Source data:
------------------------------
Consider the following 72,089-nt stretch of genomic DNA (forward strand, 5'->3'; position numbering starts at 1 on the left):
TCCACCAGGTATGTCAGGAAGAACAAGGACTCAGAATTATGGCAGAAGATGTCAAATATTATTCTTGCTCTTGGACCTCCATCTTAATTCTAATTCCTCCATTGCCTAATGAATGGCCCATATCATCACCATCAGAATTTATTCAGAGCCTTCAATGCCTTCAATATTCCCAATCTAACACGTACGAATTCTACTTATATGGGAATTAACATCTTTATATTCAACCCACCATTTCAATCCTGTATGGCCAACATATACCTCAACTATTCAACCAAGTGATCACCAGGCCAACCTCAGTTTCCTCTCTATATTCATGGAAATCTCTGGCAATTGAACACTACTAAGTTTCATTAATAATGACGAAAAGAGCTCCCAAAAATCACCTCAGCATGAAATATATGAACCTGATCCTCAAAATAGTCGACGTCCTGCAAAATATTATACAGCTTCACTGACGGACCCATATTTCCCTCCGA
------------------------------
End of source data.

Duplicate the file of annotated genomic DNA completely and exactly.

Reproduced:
Consider the following 72,089-nt stretch of genomic DNA (forward strand, 5'->3'; position numbering starts at 1 on the left):
TCCACCAGGTATGTCAGGAAGAACAAGGACTCAGAATTATGGCAGAAGATGTCAAATATTATTCTTGCTCTTGGACCTCCATCTTAATTCTAATTCCTCCATTGCCTAATGAATGGCCCATATCATCACCATCAGAATTTATTCAGAGCCTTCAATGCCTTCAATATTCCCAATCTAACACGTACGAATTCTACTTATATGGGAATTAACATCTTTATATTCAACCCACCATTTCAATCCTGTATGGCCAACATATACCTCAACTATTCAACCAAGTGATCACCAGGCCAACCTCAGTTTCCTCTCTATATTCATGGAAATCTCTGGCAATTGAACACTACTAAGTTTCATTAATAATGACGAAAAGAGCTCCCAAAAATCACCTCAGCATGAAATATATGAACCTGATCCTCAAAATAGTCGACGTCCTGCAAAATATTATACAGCTTCACTGACGGACCCATATTTCCCTCCGA